Documentary Business

Peter Hamilton Consultants, Inc

China’s Documentary Channel Financial Problems: More Context

The ‘financial problems’ at CCTV that we reported last week relate to the “branding” of programs.

“Branding” in China refers to:

  • The financing by a brand of a production that has the editorial mission of presenting the brand positively.
  • Example: ‘Inside the Porsche F1 Racing Team.’
  • The attachment of a sponsor message and product placement to a program that is compatible with a brand.
  • Example: ‘Living on a Luxury Yacht’ sponsored by Rolex.

Branded programs are an accepted part of the network business model in Asia – more than in the US and Europe where there are funding opportunities from networks and their advertisers, governments and foundations.

  • License fees in China for nonfiction specials are typically less than $10,000.
  • However I have heard of $1Mn budgets for sponsored nonfiction programs.

Chinese producers and channels are therefore highly motivated to secure financing from brands in order to improve their budgets, the quality of their productions, and their schedules.

The cashflow from spending by a brand has been split between the production budget and network revenues.


Earlier this week, warning against a rush to judgement,  I wrote: CCTV-9 director Liu Wen successfully delivered on his mandate from the media regulator SARFT to create China’s first dedicated documentary channel. The scale of the audience proved to be mind-boggling. He also blasted CCTV-9 onto the world stage, establishing copro partnerships with players in all major territories. And the path he blazed for CCTV-9 has been followed by CCTV-10 Science Channel, and numerous regional nonfiction channels. In short, he played a key role in organizing a market where before there was mainly chaos. And for that accomplishment, Liu Wen deserves the strong support from those of us who keenly signed up to be his vendors, partners and consultants.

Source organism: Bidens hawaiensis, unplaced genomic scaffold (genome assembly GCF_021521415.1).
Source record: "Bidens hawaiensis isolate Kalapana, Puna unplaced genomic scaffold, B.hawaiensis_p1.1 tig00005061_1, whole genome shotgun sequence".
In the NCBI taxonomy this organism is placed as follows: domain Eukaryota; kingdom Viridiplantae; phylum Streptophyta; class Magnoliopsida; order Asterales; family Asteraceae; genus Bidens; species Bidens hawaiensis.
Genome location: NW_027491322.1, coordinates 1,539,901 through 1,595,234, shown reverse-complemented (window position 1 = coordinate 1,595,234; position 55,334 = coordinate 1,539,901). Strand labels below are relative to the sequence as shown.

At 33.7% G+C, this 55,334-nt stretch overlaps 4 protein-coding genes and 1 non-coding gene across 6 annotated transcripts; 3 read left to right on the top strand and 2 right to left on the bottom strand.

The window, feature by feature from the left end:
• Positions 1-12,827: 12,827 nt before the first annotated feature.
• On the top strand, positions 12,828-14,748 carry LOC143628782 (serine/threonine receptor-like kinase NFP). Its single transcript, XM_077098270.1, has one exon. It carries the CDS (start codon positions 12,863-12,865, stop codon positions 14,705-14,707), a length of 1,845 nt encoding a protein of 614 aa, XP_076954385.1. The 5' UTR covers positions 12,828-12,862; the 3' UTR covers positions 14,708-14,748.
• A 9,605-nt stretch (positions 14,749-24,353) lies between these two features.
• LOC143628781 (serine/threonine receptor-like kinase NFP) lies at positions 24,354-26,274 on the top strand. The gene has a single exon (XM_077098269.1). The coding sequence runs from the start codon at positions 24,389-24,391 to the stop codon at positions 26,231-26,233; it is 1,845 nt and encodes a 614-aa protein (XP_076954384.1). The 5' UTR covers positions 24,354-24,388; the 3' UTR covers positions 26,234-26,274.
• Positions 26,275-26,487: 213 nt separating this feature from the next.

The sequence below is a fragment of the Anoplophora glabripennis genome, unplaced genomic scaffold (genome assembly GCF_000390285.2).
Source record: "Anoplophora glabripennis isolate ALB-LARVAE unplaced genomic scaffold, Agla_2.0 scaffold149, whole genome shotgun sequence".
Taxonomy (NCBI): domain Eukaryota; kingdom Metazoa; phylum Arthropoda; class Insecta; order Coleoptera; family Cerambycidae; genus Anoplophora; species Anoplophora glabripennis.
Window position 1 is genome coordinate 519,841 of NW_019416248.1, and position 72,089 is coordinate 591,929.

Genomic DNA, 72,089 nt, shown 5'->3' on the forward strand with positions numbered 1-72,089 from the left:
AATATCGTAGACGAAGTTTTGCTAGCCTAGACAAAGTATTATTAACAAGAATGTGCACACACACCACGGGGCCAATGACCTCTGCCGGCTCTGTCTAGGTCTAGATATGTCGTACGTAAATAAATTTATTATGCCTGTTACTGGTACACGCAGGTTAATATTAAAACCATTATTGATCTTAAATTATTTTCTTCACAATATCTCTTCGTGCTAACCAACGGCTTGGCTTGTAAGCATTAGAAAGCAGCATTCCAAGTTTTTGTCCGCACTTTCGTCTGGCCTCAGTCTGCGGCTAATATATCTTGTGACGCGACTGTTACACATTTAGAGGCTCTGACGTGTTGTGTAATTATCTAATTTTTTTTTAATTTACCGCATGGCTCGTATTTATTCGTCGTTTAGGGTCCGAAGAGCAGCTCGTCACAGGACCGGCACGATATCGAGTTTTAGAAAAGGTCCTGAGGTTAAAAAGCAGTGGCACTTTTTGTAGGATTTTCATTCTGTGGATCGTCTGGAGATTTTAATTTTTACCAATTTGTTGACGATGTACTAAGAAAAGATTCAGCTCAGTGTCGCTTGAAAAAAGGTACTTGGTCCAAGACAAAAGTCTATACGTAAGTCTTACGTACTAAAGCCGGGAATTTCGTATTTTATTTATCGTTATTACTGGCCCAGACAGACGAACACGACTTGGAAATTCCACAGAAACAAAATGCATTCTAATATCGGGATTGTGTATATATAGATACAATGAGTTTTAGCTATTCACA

Welcome to a Developing Market

China is not an ideal broadcasting system:

  • But it may be good enough if the value chain is transparent.
  • Although my own experience in China since the ‘Nineties has been that there are layers of intermediaries between the program supplier and the network buyer, and that many of these characters are creepy.
  • But remember: sponsorship was the model on which the emerging US television industry was based. (‘See NBC’s Camel News Caravan’)
  • And ‘branded entertainment’ is the key revenue stream for online programming, including most YouTube channels.
  • In any case, brand engagement is one of the few opportunities available to fund production in a developing market like China.

Two Kinds of Trouble

The present troubles at CCTV are said to arise from two situations:

  1. There is a shortage of highly desirable ‘Signature’ programs that brands want to sponsor. CCTV executives are said to have taken advantage of this shortage, and they connected sponsors to programs in return for under-the-table payments from the brands.